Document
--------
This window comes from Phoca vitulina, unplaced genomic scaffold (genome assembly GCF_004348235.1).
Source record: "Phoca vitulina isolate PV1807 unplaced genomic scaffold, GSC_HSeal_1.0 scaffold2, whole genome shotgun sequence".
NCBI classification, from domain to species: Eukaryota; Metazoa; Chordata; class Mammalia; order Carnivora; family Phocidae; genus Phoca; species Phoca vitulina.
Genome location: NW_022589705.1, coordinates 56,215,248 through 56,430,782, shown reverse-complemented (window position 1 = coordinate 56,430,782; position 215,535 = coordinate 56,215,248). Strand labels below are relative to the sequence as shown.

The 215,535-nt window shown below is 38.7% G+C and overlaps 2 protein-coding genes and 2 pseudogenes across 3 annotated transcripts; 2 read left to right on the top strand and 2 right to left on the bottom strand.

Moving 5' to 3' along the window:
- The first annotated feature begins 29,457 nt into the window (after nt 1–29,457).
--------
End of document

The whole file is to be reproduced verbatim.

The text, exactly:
This window comes from Phoca vitulina, unplaced genomic scaffold (genome assembly GCF_004348235.1).
Source record: "Phoca vitulina isolate PV1807 unplaced genomic scaffold, GSC_HSeal_1.0 scaffold2, whole genome shotgun sequence".
NCBI classification, from domain to species: Eukaryota; Metazoa; Chordata; class Mammalia; order Carnivora; family Phocidae; genus Phoca; species Phoca vitulina.
Genome location: NW_022589705.1, coordinates 56,215,248 through 56,430,782, shown reverse-complemented (window position 1 = coordinate 56,430,782; position 215,535 = coordinate 56,215,248). Strand labels below are relative to the sequence as shown.

The 215,535-nt window shown below is 38.7% G+C and overlaps 2 protein-coding genes and 2 pseudogenes across 3 annotated transcripts; 2 read left to right on the top strand and 2 right to left on the bottom strand.

Moving 5' to 3' along the window:
- The first annotated feature begins 29,457 nt into the window (after nt 1–29,457).